The market has spent the past few months fixated on monetary policy and Covid progress. The flip of the calendar to September could change investors’ focus.
Congress has begun debate increasing taxes by $1-2 trillion — potentially the largest tax increase in 50 years. The tax proposals include large tax increases on the oil and gas industry, as well as changes to capital gains, estate and international taxes. They also include healthcare reforms, such as drug pricing and Medicare expansion.
A large spending package is part of the debate, too. The initial proposal was for $3.5 trillion, which would be the largest spending increase since the Great Depression. However, it’s likely to be halved during the negotiation process.
There is also a debt ceiling debate and a potential government shutdown looming. The statutory debt ceiling expires September 30, but funding flexibility could extend the effective deadline until late October. After this, we could see a government shutdown. So far, Democrats and Republicans have not blinked on potential compromises, which is par for the course. Past resolutions occurred at the last possible minute.
President Biden's lower approval rating may bring into question the probability of passing an infrastructure bill and spending bill. But in the past when presidential approval ratings have dropped below 50% (as they are now), Congress has shifted into self-preservation mode. This has historically allowed them to get things done and overcome differences of opinion. The lower approval rating may help foster compromise within the democratic party that helps them achieve consensus on the infrastructure and spending legislation.
The spending increases will need to be paid for with tax increases. This could reduce the 2022 S&P 500 Index1 consensus earnings growth expectations from 9% to 4%.2 This would represent a meaningful scenario change. Bloomberg reported that of the 15 strategists publishing S&P 500 Index earnings estimates, only one-third have adjusted earnings next year for a potential tax hike. So not everyone has factored in tax hikes.
It's important to realize that the renewables expansion story is not one that lives or dies based on the outcome of these admittedly large policy discussions.
It's important to realize that the renewables expansion story is not one that lives or dies based on the outcome of these admittedly large policy discussions. One hundred ninety one countries signed onto the Paris climate agreement.3 So, whether the US social infrastructure package is $3.5 trillion or $2 trillion, there could be shortages of industrial metals and battery materials for years as those 191 countries transition toward more electrified economies.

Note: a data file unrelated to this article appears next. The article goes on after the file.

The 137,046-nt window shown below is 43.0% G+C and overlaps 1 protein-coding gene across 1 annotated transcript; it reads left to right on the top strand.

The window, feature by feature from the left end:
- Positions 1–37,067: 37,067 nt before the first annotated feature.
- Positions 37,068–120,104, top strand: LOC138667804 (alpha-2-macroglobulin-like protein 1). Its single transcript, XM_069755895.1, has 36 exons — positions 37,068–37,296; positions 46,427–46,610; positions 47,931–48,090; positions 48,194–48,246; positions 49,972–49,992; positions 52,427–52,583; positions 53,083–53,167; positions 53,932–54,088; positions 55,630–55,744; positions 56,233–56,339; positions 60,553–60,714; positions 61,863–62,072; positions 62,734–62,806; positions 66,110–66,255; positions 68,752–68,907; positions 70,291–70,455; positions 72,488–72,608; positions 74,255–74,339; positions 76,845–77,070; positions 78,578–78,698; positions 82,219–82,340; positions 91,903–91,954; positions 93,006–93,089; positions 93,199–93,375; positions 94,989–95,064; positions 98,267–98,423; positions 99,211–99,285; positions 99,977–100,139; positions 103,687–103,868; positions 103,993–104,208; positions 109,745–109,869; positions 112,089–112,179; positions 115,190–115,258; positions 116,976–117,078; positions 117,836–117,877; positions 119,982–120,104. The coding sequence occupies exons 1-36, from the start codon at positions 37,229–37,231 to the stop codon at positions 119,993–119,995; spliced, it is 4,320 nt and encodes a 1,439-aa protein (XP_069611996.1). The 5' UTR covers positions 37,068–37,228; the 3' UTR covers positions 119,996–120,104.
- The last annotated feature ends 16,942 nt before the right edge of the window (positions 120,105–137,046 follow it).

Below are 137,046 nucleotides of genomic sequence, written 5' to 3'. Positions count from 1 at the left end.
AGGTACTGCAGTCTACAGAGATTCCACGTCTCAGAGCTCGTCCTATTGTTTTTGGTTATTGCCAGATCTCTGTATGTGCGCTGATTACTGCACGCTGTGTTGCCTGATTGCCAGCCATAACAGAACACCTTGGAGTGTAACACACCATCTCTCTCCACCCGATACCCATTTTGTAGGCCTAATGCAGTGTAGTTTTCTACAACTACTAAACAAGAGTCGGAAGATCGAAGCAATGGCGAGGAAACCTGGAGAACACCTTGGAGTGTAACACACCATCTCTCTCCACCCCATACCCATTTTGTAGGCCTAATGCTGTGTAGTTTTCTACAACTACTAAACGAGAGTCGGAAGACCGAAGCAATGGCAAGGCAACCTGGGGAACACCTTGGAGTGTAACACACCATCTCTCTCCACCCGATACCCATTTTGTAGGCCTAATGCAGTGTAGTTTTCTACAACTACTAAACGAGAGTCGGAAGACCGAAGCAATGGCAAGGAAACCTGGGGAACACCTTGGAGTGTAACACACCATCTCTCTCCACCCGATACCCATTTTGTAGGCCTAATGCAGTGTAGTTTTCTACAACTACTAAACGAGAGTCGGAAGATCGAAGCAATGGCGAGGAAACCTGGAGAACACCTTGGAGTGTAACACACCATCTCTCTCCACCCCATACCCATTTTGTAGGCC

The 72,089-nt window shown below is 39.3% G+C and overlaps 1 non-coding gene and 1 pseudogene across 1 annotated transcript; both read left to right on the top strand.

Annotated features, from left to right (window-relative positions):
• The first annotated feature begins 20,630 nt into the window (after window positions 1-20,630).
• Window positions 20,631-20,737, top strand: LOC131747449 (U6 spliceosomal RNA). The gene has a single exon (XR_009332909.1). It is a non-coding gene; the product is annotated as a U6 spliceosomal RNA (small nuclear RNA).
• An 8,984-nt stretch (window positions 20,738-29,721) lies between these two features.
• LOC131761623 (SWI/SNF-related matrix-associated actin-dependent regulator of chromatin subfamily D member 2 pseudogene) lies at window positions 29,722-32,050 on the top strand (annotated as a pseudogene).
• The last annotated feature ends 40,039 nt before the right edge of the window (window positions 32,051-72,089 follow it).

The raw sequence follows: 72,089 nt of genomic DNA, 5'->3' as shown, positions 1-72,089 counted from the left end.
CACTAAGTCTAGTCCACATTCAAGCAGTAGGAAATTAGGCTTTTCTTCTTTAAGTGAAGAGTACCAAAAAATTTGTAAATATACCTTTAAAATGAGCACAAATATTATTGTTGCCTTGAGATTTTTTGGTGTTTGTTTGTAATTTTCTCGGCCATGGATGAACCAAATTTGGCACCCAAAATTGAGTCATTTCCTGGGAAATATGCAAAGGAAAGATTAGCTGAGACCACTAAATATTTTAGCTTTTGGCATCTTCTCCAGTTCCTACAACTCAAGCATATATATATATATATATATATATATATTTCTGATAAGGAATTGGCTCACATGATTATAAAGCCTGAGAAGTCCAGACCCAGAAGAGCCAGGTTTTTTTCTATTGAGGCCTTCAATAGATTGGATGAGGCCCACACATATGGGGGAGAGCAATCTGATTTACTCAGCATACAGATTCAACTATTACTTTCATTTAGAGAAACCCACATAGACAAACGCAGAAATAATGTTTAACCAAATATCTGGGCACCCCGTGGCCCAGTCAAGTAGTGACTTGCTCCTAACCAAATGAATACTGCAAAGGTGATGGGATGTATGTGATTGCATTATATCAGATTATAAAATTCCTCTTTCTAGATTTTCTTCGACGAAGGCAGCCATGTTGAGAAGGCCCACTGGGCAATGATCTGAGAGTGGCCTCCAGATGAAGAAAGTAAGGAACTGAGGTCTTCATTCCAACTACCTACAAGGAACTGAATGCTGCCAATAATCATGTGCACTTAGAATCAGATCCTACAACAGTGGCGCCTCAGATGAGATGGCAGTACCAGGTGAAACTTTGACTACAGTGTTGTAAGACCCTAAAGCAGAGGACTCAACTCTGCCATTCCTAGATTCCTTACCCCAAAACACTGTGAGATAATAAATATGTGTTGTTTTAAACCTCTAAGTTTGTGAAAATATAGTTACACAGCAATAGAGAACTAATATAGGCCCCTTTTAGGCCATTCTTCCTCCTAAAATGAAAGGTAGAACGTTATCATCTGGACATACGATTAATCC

Part of our confidence in that view comes from recent European and US actions to protect raw material supplies. The European Union has formed the European Raw Material Alliance, whose purpose is to ensure domestic security of raw materials for the expansion of renewable energy. The US Department of Energy also rushed out a National Blueprint for Batteries earlier this year and it’s also focused on developing and protecting domestic sources of key materials.
It’s clear why they’re concerned. After years of meager prices, copper supply has been relatively flat for the last three years. But technologies and developments crucial to the transition toward a lower-carbon economy are copper intensive, pushing demand higher in spite of this flat supply (Table 1).
Table 1: Copper-intensive clean energy
|Electric vehicle (EV)||200 pounds|
|3 megawatt wind turbine||5.5 tons|
|1 megawatt solar panel installation||4.7 tons|
|Grid-scale battery||4 tons (per megawatt)|
And this doesn't even include the copper that additional transmission lines or home and public charging stations would require.
Aluminum is key to increasing both electric vehicle (EV) and traditional internal combustion engine (ICE) automobile efficiency at one-third the weight of steel. Using aluminum instead of steel has already cut CO24 emissions by 44 million tons via lighter-weight autos.
On top of this, aluminum is economically beneficial to recycle, contributing to an impressive 75% recycling rate. Zinc is used in a galvanization process that can extend the lifeline of steel to as much as 170 years. Nickel is in a wide range of batteries and is used to create stainless steel for sanitary hospital and medical environments.
If the last 18 months have taught us anything, it’s that even a small change in behavior across a large population base can cause disruptive shifts in demand. EVs require copper, aluminum and battery materials that all come from mines and take five-10 years to bring online. If you thought the scarcity of items with short production cycles like paper products was dramatic, wait until you see the effect of a $12,500 per vehicle subsidy on EVs.5